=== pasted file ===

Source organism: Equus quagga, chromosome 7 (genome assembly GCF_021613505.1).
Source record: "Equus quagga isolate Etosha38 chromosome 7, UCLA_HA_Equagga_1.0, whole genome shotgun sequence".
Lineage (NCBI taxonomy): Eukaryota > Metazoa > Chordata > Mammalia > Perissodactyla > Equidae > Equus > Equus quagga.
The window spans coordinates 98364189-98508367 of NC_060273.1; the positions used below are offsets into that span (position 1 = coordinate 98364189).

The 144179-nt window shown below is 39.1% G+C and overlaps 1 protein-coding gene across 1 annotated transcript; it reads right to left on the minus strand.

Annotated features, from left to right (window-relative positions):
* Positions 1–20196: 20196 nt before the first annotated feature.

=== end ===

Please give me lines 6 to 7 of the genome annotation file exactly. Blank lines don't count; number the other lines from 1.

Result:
Annotated features, from left to right (window-relative positions):
* Positions 1–20196: 20196 nt before the first annotated feature.